"I could never figure it out, why did you help everyone but me?"
It is a great shame that the planned sequels to David Fincher’s ‘The Girl with the Dragon Tattoo’ never came to fruition. I understand that Fincher’s meticulous filmmaking style may not mesh with studio mandated release schedules for a profitable franchise, but as someone who’s in the minority of thinking that Fincher’s 2011 remake is superior to the original Swedish version it is disappointing to think that we were denied a potentially great franchise. Anyway, here’s this other thing which isn’t a continuation but also isn’t a remake either. So yeah.
Fired from the National Security Agency, Frans Balder recruits hacker Lisbeth Salander (Claire Foy) to steal FireWall, a computer program that can access codes for nuclear weapons worldwide. However when the codes and a young child are stolen by Russian thugs working for an unknown source, Lisbeth finds herself in a race against time to save the boy and recover the codes to avert disaster.
I’m finding it increasingly difficult not to compare ‘The Girl in the Spider’s Web’ to Fincher’s 2011 film. Firstly because it’s simply unfair to enter any film expecting to be on the same level of David Fincher, secondly because this version is intended to be a clean slate and should therefore be treated as such with no back catalogue to live up to, and lastly because it’s really convenient and easy to do so. The two approaches to telling Lisbeth’s story are almost polar opposites in terms of method. Save for the sleek cinematography and soundtrack, everything that set Fincher’s film apart from generic contemporary thrillers seems to be absent from this latest effort.
I was at least hoping that Fede Alvarez could deliver some visual flair and heightened tension when it came to his direction, and in some regards he does achieve just that. In mostly comes in quitter scenes, ones that feel more inherently claustrophobic and are driven less by large scale spectacle and more by the volatile nature of the characters present. It’s here that the director of ‘Evil Dead’ and ‘Don’t Breathe’ reminds us what made those two movies function as well as they did. Certain scenes of conversation have a palpable air of suspense to them that momentarily makes me want to forgive the movie’s other shortcomings.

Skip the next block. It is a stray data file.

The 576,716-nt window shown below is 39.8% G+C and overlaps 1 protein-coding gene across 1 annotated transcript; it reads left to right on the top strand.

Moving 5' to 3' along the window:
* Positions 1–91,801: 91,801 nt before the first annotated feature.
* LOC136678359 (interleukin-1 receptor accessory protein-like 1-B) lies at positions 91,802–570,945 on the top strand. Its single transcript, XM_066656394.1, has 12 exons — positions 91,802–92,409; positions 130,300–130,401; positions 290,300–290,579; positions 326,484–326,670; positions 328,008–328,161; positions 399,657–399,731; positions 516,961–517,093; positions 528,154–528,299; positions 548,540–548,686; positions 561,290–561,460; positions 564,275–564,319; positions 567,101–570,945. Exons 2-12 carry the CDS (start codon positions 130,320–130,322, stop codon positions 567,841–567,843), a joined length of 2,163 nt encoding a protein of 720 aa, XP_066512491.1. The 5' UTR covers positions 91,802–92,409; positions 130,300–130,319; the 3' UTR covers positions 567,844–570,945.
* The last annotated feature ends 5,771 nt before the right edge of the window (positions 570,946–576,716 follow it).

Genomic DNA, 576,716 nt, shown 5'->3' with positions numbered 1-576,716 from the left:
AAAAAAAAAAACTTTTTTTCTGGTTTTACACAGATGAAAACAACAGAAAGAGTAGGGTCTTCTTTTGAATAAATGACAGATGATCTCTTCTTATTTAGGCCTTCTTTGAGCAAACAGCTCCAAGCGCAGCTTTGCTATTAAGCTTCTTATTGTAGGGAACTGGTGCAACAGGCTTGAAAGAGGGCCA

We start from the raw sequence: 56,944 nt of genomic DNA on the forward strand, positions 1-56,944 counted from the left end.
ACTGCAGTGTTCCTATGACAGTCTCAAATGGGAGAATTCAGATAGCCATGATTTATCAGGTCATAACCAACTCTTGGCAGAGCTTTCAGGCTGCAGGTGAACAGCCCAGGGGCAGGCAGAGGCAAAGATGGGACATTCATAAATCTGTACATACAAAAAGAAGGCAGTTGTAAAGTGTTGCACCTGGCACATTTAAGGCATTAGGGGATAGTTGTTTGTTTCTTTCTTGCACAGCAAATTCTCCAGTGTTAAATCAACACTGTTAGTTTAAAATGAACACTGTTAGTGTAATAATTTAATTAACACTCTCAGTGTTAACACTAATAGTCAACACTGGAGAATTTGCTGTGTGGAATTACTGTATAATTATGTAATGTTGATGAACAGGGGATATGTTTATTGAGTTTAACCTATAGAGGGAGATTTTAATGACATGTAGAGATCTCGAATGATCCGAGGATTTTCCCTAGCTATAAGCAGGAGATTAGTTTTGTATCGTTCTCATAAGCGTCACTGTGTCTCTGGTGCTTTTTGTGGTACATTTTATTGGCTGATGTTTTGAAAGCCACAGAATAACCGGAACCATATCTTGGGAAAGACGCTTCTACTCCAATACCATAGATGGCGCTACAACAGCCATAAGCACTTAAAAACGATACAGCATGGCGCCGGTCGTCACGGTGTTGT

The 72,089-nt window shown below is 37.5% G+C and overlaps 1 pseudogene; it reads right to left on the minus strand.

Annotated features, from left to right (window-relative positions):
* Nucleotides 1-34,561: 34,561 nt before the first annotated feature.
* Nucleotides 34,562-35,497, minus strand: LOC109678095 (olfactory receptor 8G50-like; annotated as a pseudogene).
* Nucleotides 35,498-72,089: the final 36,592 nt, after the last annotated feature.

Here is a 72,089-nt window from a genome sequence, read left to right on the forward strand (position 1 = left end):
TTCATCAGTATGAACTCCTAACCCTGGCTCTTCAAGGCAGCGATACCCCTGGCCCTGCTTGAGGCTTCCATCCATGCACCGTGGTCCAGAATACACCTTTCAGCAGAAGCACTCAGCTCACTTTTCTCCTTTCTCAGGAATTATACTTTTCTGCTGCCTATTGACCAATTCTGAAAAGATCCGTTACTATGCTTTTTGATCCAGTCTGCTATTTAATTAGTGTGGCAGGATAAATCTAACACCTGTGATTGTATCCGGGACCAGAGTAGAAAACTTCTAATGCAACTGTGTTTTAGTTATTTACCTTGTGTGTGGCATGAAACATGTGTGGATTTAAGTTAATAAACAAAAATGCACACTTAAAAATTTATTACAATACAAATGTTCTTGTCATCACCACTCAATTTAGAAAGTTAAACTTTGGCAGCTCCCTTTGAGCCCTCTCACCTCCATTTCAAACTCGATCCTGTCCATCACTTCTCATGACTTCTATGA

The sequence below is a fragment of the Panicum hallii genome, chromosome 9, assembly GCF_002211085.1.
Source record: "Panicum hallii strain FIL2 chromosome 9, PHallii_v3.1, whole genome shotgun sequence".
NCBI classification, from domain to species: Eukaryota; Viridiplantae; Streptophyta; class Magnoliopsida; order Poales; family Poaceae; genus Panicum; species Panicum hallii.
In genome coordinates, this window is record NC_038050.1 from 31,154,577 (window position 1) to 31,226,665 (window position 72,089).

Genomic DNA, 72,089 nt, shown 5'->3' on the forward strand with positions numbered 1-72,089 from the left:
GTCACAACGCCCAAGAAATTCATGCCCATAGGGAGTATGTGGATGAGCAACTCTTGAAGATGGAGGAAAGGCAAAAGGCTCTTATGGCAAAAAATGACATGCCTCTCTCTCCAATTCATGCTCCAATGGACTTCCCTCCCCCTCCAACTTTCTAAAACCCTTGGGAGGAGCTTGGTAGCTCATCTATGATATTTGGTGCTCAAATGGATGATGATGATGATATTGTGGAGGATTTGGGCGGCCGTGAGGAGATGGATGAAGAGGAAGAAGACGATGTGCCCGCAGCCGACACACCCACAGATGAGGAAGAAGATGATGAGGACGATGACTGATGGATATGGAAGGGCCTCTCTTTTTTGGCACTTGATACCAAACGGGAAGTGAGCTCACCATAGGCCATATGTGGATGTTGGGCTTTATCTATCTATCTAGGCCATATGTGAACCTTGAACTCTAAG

But on the other hand it only serves to highlight how disappointingly weak they are. As I tried to let myself be absorbed by these more intriguing moments, I was reminded of how little characterisation had been given to some of the movie’s most significant players. It treats the characters less like a complex psychological thriller and more like a middle of the road Bond movie. Characters don’t drive the plot as much as they are merely vehicles for it, something that can guide the audience to another overblown action set piece.
Not only are those set pieces in question weightless for the amount of tension they hold, but they clash fiercely with the few inspired moments the film has. Taut psychological suspense leads into inflated car chases and stunts that, while impressive on a technical level, do little to immerse me within the grounded stakes that the film wants to establish. I suspect many fans will be disappointed by the Bourne-esque approach to ‘The Girl in the Spider’s Web’ and how counterintuitive it is to what this series began as. But beyond that the action scenes seem at odds with what that very same film wanted to present itself as just moments earlier.
If Alvarez had a tough predecessor to live up to in the form of Fincher, then Claire Foy has even more of a pedigree to uphold in her performance. Noomi Rapace’s singularly driven performance was so intense that it single handily elevated the entire film it was within, meanwhile Rooney Mara was equally phenomenal in the 2011 remake. It is immediately clear that Foy does not have the script to give her a characterisation worthy of those two performances, but with what she’s given Foy definitely turns in an accomplished performance. She sells the determination of Lisbeth with commendable conviction, and just as the film occasionally shows signs of intrigue so does her role when she is allowed to embrace the more vulnerable parts of the characters psyche.
However on the whole the presentation of Lisbeth is perhaps the greatest failing of ‘The Girl in the Spider’s Web’. In previous iterations that character has contained multitudes and conflicts by wanting to be strong in the face of adversity whilst never being reduced to her past traumas, all in the name of battling against the misogynistic society which shaped her. Here though she is little more than a commodity, a blank slate crafted to appeal to as wide a demographic as possible. Again it comes down to the simple fact that Lisbeth doesn’t act as a driving force to the plot, instead she is merely in service to it. For a character as iconic and as revered as her, that might be the most frustrating aspect of all about this film.
A generic thriller that reduces an iconic character to just another moving part in an otherwise forgettable movie that does anything but defy conventions.